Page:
Wood workers?

Discussion in 'Hobby/Travel Forum' started by av1611jim, Nov 4, 2006.

  1. av1611jim

    av1611jim
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    I see many threads about TV and travel. A couple about photography.

    Are there any woodworkers out there who love working with wood?

    What kinds of things have you built?

    What is your shop like?

    What one tool do you most need or want to get next for your shop?

    What one tool would you least want to be without?

    I love working with recycled wood. any wood I find, I drag it home with the intent of turning it into something beautiful.

    My last projects were a pulpit and sign for a little Mission church up in NE Montana. They were really pretty, unfortunately the church failed and is now a Pentacostal Church. they didn't keep the sign. (Hi-Line Baptist church) And I don't even know what happened to the pulpit.

    I built a china hutch out of Western Red Cedar one year for my wife for Christmas. She still loves it.

    Anybody like me who love wood?
     
  2. Benjamin

    Benjamin
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    Yep, love it, wish I had more time to build my own things though.



    Lots of kitchens, vanities, laundry rooms, entertainment centers, beds, bars, lots of commercial laminate projects such as doctor’s offices, laundry mats, pizza places, and other retail stores. Built my own home, 5800sf, thought of it as a large cabinet.



    I work in a 2000sf gambrel type barn, but a bit crowded because of overgrowth, full of tools, blades, bits and jigs.



    A lathe would be fun, but I don’t have much call to use for one in my business.


    Hands down my table saw would be the most used tool; it has a 6ft x 12ft top with a 7ft fence. It has under cabinets all the way around for storage. Many would be surprised with what can be done on a table saw.

    Other than that I would really miss my molding machine, shaper, router tables, and my drum sanding machine would be considered worth its weight in gold.



    You would probably love picking through the scrapes that I end up having to throw out.



    I built all the cabinets for our church, built a large mantle cabinet for another with carved doves, 3 crosses built into the raised panel doors and a halo above the center door, also did the ceiling in panels for a church.



    My wife says she doesn’t like to have to dust everything but is waiting for several more projects to get done and she will be trilled as she gets them. I can dust about 10 times as fast as she can anyway.



    When it’s a job it can be tiring and same old thing boring, but I love projects for our own home when I get the time. There is a saying that the shoe maker’s kids are the last to get the shoes. I enjoy very custom and different projects that customers might come up with and tell people if I can envision it, it is out of wood, and the price is right I can build it.
     
  3. av1611jim

    av1611jim
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    How did you get started in your own business?

    I have been thinking of venturing out on my own. getting tired of the "no work" syndrome. Mostly because employers I have worked for are either too lazy to hustle up the bids or they think they can sit at home and the work happens by magic.

    Any tips for a guy to round up his own work?

    BTW;
    I used to livein the Phoenix area, Glendale and Peoria.
     
  4. Benjamin

    Benjamin
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    Kind of a long story, but I worked hard and fast as I could from a young age for several different employers in the area (not so much for them but for me), I moved around from shop to shop looking for opportunities to learn and be promoted, if I became dismayed because of my employer or job position I would simply quit as I found that I could start in the phone book under cabinet makers beginning at A and call or go by and at the end of the day and before getting to Z I would have a new job.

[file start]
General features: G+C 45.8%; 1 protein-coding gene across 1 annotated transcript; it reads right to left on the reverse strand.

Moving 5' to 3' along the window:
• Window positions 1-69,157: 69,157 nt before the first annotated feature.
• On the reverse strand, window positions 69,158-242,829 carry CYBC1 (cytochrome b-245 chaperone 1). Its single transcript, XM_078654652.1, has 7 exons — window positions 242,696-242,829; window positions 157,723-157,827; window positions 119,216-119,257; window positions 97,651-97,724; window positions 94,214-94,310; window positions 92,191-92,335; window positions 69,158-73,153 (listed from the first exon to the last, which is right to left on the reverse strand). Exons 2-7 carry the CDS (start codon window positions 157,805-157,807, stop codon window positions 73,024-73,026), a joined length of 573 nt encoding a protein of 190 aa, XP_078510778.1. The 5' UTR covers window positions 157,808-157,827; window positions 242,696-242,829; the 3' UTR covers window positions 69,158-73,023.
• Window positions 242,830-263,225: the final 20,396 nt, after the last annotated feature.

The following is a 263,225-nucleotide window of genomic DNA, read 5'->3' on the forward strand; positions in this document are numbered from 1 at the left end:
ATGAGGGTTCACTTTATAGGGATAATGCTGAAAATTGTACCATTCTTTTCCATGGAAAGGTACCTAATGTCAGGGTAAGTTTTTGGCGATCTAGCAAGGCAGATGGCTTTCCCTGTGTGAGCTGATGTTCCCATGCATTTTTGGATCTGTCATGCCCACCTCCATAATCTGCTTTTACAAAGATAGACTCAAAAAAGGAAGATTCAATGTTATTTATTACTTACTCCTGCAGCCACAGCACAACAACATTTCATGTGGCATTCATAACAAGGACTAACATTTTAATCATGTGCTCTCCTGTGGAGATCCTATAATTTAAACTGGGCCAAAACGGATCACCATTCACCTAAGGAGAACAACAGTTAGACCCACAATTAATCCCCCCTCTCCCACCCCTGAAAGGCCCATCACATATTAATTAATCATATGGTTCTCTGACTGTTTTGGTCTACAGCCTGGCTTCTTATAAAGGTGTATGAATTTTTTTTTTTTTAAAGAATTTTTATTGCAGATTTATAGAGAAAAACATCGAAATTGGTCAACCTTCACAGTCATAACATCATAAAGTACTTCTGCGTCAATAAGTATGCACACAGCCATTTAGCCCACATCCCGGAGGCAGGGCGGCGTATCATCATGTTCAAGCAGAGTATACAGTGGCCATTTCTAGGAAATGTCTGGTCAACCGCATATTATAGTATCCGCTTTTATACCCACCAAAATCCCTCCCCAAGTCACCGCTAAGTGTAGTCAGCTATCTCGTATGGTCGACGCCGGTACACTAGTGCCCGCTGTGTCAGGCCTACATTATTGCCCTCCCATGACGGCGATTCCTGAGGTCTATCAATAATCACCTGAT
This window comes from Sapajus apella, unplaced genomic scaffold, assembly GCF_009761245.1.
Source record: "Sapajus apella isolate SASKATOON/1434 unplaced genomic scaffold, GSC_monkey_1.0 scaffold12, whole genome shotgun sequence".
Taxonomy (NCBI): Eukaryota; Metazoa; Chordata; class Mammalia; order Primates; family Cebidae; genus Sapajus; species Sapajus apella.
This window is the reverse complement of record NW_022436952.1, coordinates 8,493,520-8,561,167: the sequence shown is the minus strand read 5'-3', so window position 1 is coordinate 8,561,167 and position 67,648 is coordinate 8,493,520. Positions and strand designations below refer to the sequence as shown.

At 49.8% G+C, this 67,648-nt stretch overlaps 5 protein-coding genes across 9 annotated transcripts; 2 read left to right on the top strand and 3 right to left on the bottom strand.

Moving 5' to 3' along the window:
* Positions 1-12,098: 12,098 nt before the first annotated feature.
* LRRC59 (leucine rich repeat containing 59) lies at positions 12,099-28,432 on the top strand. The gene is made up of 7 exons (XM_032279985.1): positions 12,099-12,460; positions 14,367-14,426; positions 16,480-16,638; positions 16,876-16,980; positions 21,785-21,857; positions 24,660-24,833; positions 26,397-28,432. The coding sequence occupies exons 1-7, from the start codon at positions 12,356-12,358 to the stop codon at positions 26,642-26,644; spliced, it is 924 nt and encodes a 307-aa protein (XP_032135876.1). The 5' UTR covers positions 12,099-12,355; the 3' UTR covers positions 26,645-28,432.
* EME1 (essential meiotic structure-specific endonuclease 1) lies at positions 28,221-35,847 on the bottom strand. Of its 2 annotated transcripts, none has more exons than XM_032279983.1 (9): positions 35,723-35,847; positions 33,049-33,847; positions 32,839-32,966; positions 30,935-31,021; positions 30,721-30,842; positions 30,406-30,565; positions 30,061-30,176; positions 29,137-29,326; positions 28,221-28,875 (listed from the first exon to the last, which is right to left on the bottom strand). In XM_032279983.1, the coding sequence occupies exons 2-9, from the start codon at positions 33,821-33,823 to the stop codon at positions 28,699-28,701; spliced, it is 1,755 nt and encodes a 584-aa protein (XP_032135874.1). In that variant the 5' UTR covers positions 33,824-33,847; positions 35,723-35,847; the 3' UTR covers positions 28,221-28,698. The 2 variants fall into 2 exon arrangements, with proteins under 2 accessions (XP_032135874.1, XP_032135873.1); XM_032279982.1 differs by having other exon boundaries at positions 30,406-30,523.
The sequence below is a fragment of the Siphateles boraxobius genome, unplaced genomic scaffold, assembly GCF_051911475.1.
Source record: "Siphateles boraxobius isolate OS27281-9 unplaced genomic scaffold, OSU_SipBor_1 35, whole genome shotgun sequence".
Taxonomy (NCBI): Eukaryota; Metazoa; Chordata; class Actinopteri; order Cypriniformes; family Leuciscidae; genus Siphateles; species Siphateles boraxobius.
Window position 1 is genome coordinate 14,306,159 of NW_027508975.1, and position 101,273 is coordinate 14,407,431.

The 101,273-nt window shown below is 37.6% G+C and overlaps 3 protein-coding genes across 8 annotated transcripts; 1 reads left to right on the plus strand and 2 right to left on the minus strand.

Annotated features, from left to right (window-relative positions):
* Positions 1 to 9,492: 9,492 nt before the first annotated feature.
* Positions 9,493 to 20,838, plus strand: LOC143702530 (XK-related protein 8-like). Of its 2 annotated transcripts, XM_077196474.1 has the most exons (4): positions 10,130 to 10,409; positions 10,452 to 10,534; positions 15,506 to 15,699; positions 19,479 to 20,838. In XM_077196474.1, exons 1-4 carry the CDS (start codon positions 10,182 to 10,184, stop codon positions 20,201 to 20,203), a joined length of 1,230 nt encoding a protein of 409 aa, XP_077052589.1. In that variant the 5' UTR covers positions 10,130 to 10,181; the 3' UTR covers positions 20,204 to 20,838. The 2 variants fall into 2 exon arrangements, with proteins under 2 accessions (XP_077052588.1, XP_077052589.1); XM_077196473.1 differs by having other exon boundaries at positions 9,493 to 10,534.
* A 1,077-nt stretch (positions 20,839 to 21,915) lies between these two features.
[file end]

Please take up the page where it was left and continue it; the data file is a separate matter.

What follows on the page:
At one large shop that I worked at three different times in which I went through every phase of the production lines dominating my position I was then moved into the custom shop at 22 years of age (every one else in there where in their 30’s or 40’s) There was another man in his 60’s that worked nearby on very special custom projects and often asked for me as a helper and he sort of took me under his wing and taught me a lot.

    Soon I was working circles around the other men in the custom shop but yet they were making twice as much money as me. My employer then started a custom laminate section and put me in charge while promising me a dollar raise, soon! This employer was going out and buying tons of new equipment, trucks and such, and living like a king; he was no doubt making lots of money off of my labor but was afraid if he gave me a raise several others around my age would expect the same. He charged $50 an hour to his customers for my custom work and paid me $6.75. After I made him 150 laminate vanity aprons for a motel in one week, which probably from his profit he could have paid my wages for a year, I asked for my raise, later he came back and said all he could give me was 25 cents. I quit with a vengeance to go out on my own knowing I could build a vanity in a week and make more money than I did there; he had to hire 5 guys to replace my positions.

    I had bought my own belt sander a month before, my Grandma gave me a skill saw which I mounted upside down in an old desk for a table saw and I made myself a fence with a block of wood and a bar clamp, and a girl friend bought me a router, other than that all I had was my hand tools, but I set up shop on the back of my Mom’s patio, LOL (she wasn’t happy about that!) I built a $400 dresser for a coworker of my girlfriend which after seeing it and him telling others I built two more, then a parquet living room set for one of my dresser customers, then an oak kitchen for a friend of my Moms, a white laminate kitchen for a friend of my grandmas. Word of mouth, feast and famine for a while but soon hooked up with a contractor that moved me off of Moms porch (she was about to kick me off anyway) and into a small metal building and he provided some jobs but took half the money with me doing all the work, except the paper work.